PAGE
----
Motorbike Shopping in Hanoi

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Buying a Motorbike: and how we lucked the f@%k out.

So if you’re anything like me (and have no general knowledge of motorcycles or the Vietnamese language as a whole), buying a motorbike in Vietnam is quite a daunting task. You know you want to do it, but putting it off for more and more “research” seems like the “smarter” (/easier) thing to do.

This is the loop we were stuck in during our first week in Hanoi:

  • You know anyone is going to tell you exactly what you want to hear to make the sale.

  • You don’t want to get hosed and break the bank, but you don’t want to go too cheap and die.

  • You want something that will get your fat ass up the muddy hill, but you don’t want to go too powerful and die.

  • Add in a language barrier, so it’s tough to negotiate, or just know if you’re getting what you wanted regardless of the price-tag.

  • Now add the lack of motorcycle knowledge, so it’s impossible to tell if the bike is safe or if you’ll… (yeah you guess it) die.

  • This formula leads us to one obvious conclusion: more research.

You can only do so much research before you’re ready to just pull the trigger. As our finger is itching on the trigger, we had the dumb luck to make friends with a nice old couple from New Zealand. We’ll call them Colin and Sharon (that’s because their names are Colin and Sharon). They’ve been spending two months of the year in Hanoi for the past seven years. We explained our current predicament, so they explained that they’re taking the owner of a motorbike shop out to dinner that night. We’ll call him Hung (that’s because his name is Hung). Hung owns “Flamingo Motorbikes” in Hanoi, and they couldn’t stop talking about what a great guy he is. He’s got shops all over Vietnam and speaks excellent English, so it was easy to talk to him about our needs and concerns.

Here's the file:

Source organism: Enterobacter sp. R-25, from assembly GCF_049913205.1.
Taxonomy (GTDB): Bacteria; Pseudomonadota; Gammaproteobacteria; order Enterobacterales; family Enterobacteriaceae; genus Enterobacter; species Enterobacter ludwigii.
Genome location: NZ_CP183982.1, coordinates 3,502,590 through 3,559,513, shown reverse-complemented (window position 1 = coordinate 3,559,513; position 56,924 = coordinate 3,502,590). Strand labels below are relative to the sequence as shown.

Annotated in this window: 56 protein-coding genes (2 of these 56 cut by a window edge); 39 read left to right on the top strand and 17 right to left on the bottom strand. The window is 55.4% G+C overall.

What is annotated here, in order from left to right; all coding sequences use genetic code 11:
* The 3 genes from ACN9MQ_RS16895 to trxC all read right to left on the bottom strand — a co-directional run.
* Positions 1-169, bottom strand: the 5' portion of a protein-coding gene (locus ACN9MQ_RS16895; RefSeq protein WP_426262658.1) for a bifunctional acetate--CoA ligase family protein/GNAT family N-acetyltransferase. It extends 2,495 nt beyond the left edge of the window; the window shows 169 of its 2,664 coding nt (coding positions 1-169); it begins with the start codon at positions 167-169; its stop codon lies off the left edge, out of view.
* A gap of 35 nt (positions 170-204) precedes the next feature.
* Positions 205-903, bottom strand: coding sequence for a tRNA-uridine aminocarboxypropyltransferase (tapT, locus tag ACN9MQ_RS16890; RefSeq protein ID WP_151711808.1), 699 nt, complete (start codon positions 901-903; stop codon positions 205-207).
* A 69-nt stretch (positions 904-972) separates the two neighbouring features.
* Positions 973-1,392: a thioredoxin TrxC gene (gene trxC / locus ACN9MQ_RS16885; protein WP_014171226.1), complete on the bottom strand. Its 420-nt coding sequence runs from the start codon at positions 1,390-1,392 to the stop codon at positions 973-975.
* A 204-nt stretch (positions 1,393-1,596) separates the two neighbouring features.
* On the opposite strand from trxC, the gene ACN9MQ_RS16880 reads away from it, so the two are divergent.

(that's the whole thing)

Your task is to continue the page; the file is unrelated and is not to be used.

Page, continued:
We decided on a couple of Honda XR 150’s. Yeah, they’re a little more pricey than the Chinese copy of a Honda Win, but you can’t put a price on reliability (right?). We’d rather pay more upfront from a reputable dealer than haggle with a mechanic in the countryside anyway. Hung got them cleaned and fixed up for us to buy. Beyond that, he personally showed us the most common problem areas to check to prevent future issues, and gave us his personal cell phone number to call anytime we need. Hell, he even told us to call him if any of the other shops didn’t treat us right.

Now if Hung doesn’t follow through on these promises, or Chase dies due to mechanical failure, you better believe there will be a follow-up Microblog. But for now: Hung is the balls.

TL;DR - Make trustworthy friends who can help you buy a motorcycle, so you don’t die.

- Embry